The mood at Information Management Network 's (IMN) and European Securitization Forum's (ESF) Global ABS has been surprisingly optimistic despite the fact that primary issuance so far this year has been off by roughly 50%. The gathering is being held in Cannes this week.

Instead of focusing on what has happened, industry players are beginning to realistically approach how to get the market back on its feet.

"There are no guarantees about when market will come back but it will," said Rick Watson, managing director of the ESF while delivering his welcome note yesterday morning. "The market made sense before the turmoil and it will make sense after. We as an industry need to listen, lead and communicate."

Kevin Ingram, a partner at Clifford Chance and a twenty-year veteran of the securitization market who led Monday's opening panel, said he believes the market has seen its cruelest month and it's likely that things will continue to improve.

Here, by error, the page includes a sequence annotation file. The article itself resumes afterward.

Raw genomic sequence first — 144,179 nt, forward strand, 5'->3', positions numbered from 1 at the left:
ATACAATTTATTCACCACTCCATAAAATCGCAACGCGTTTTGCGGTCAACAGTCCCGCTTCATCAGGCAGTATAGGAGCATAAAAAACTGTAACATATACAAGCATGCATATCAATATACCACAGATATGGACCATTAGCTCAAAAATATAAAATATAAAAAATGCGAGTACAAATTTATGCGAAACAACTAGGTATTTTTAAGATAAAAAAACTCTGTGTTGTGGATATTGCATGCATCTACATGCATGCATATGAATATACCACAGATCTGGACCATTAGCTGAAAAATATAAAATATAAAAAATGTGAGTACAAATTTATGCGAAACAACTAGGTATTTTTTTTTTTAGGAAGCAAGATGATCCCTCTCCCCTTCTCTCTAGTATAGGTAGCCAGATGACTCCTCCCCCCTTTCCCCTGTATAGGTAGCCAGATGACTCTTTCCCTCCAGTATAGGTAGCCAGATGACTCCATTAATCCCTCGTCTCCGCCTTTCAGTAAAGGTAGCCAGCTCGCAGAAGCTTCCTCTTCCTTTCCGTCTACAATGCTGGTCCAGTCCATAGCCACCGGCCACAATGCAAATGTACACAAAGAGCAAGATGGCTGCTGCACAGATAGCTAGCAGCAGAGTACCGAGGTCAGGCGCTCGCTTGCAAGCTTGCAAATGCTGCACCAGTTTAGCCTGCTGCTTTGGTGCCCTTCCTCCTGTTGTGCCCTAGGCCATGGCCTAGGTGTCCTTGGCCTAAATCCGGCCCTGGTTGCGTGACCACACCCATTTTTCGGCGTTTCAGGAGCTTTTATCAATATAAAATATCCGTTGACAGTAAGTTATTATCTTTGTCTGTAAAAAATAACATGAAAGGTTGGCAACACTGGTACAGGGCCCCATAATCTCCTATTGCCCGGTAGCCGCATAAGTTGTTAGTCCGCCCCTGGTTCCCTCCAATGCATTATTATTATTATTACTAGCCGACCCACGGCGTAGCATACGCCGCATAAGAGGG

"What we have to understand is that what's happened is a total repricing of a 10-year cycle and it hasn't been just personal to the securitization market," said David Basra, head of securitized and real estate markets at Citigroup who was also a panelist.  "But people need capital and this market is about providing capital."

Over coming months, panelists at the opening day panel said they expected to see the emergence of a more normal market and, over the medium to long term, securitizations will prove resilient. "But it's unlikely that we will ever see the volumes of 2006 and 2007," said Lee Rochford managing director, head of financial institutions at Royal Bank of Scotland.

Ganesh Rajendra, managing director and head of securitization research at Deutsche Bank, said that when compared to how other segments of the financial markets have weathered the dismal price performance of recent times, pricing within the securitization market has proved resilient.

But as the market gears for a return to more normal conditions, it is clear that participants still face the issue of mark-to-market accounting. Basra said that the accounting issues for this product won't really make sense in the future. "The mark-to-market value concept is not flawed (but) there is just more work that needs to be done, especially when it comes to valuing performance in an illiquid market," he said.

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